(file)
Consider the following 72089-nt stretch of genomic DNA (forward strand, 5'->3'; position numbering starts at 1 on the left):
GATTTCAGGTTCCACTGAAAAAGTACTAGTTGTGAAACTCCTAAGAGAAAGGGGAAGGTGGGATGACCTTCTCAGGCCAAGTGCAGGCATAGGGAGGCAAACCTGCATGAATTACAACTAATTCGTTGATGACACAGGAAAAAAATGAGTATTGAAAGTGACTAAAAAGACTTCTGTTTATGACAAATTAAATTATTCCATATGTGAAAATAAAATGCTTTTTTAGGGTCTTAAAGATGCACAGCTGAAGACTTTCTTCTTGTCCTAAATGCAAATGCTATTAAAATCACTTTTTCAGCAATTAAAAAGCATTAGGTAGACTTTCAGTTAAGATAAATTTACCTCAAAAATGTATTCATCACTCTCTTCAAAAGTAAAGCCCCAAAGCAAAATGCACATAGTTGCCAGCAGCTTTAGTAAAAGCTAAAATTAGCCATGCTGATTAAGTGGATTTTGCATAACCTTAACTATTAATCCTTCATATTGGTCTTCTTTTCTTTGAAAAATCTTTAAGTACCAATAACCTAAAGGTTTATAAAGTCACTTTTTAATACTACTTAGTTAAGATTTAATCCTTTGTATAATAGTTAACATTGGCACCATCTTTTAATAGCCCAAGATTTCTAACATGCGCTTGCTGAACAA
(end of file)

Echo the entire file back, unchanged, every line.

Consider the following 72089-nt stretch of genomic DNA (forward strand, 5'->3'; position numbering starts at 1 on the left):
GATTTCAGGTTCCACTGAAAAAGTACTAGTTGTGAAACTCCTAAGAGAAAGGGGAAGGTGGGATGACCTTCTCAGGCCAAGTGCAGGCATAGGGAGGCAAACCTGCATGAATTACAACTAATTCGTTGATGACACAGGAAAAAAATGAGTATTGAAAGTGACTAAAAAGACTTCTGTTTATGACAAATTAAATTATTCCATATGTGAAAATAAAATGCTTTTTTAGGGTCTTAAAGATGCACAGCTGAAGACTTTCTTCTTGTCCTAAATGCAAATGCTATTAAAATCACTTTTTCAGCAATTAAAAAGCATTAGGTAGACTTTCAGTTAAGATAAATTTACCTCAAAAATGTATTCATCACTCTCTTCAAAAGTAAAGCCCCAAAGCAAAATGCACATAGTTGCCAGCAGCTTTAGTAAAAGCTAAAATTAGCCATGCTGATTAAGTGGATTTTGCATAACCTTAACTATTAATCCTTCATATTGGTCTTCTTTTCTTTGAAAAATCTTTAAGTACCAATAACCTAAAGGTTTATAAAGTCACTTTTTAATACTACTTAGTTAAGATTTAATCCTTTGTATAATAGTTAACATTGGCACCATCTTTTAATAGCCCAAGATTTCTAACATGCGCTTGCTGAACAA